Imphal/New Delhi: The Narendra Modi government is closely monitoring the northeast region as most of the 8 states continue to record high positivity rates and rising caseload even as the second Covid wave has abated.
On Wednesday, the Ministry of Home Affairs held a meeting with health department officials from the northeastern states — Assam, Meghalaya, Manipur, Mizoram, Sikkim, Tripura, Nagaland, and Arunachal Pradesh — to gauge the spread of Covid and understand how they were planning to tackle rising caseloads.
The move came a day after Union Health Secretary Rajesh Bhushan shot off letters, accessed by ThePrint, to each state in the northeast, where he highlighted their caseloads, positivity rates, and case fatality rates district-wise.
“There is an urgent need to strengthen our collective efforts to curb the spread of infection,” Bhushan wrote, emphasising the importance of testing, implementing Covid-appropriate behaviour, and ramping up infrastructure.
This followed the Modi government’s decision to rush Covid control teams to six states to monitor disease surveillance. Three of the states were in the Northeast — Arunachal Pradesh, Tripura and Manipur.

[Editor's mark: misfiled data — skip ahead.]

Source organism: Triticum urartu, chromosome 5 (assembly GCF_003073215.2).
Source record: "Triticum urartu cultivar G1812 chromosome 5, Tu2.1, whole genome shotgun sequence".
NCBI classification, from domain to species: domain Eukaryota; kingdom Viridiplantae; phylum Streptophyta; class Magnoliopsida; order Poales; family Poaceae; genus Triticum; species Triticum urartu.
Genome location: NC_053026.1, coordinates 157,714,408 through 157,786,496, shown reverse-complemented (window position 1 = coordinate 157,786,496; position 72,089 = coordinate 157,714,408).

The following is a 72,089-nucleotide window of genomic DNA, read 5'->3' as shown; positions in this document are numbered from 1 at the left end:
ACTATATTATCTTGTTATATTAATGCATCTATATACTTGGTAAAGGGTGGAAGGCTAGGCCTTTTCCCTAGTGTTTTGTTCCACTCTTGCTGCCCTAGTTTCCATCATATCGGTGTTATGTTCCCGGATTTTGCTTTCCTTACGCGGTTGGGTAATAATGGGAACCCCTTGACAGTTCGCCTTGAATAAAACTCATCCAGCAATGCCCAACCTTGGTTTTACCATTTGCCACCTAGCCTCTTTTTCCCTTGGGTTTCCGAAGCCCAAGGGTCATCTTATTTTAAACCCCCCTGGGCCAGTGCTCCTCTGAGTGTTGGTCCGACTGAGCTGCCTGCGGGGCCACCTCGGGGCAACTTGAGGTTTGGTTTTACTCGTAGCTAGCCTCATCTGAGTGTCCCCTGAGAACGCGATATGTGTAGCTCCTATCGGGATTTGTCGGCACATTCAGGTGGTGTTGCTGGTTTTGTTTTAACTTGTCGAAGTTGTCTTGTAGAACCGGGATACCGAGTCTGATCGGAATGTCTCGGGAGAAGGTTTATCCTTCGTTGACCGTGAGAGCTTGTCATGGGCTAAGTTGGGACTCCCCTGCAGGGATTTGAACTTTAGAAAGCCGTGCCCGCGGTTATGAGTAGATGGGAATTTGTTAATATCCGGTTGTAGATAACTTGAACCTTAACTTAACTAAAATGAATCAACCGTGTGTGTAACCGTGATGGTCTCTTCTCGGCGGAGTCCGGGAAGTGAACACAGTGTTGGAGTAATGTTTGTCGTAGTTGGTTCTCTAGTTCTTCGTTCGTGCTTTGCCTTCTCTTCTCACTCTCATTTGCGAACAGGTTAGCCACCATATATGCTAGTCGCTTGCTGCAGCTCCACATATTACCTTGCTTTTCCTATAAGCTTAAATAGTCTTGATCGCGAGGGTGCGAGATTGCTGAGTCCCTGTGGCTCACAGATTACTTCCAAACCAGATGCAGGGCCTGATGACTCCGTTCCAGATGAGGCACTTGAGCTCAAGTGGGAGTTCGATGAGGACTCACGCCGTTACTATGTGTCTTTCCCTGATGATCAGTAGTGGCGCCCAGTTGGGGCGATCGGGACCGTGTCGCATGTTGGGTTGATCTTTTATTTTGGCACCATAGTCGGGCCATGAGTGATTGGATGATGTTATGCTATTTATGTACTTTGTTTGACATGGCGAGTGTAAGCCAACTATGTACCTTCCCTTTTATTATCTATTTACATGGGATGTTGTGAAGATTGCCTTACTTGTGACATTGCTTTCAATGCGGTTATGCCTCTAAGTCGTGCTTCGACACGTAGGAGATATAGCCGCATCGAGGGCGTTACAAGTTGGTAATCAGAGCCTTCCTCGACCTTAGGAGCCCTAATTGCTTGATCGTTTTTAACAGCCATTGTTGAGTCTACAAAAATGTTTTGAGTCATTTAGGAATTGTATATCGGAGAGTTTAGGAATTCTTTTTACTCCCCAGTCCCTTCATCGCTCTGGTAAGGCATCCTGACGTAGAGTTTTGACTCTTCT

Barring Assam and Nagaland, all Northeast states recorded a jump in daily Covid cases over the last week, according to an analysis of data.
However, speaking to ThePrint, health officials from Manipur, Sikkim, Assam, Meghalaya, Tripura and Arunachal Pradesh suggested the cases in their states were manageable, and the situation was under control.
What the data shows, and states say
Daily cases have grown the fastest in Arunachal Pradesh, from 277 on 30 June to over 346 on 7 July, a seven-day rolling average shows. The state’s daily caseload jumped by 25 per cent on average this week. Arunachal is recording four times the number of cases seen in Delhi, which has a far bigger population.
“The rising number of Covid-19 cases is a concern for us. Our peak was on 28 May with 497 cases. Then they fell and started to rise again after 21 June. We are trying to plateau the cases so they don’t hit a second peak,” P. Parthiban, Principal Health Secretary, Arunachal Pradesh, told ThePrint.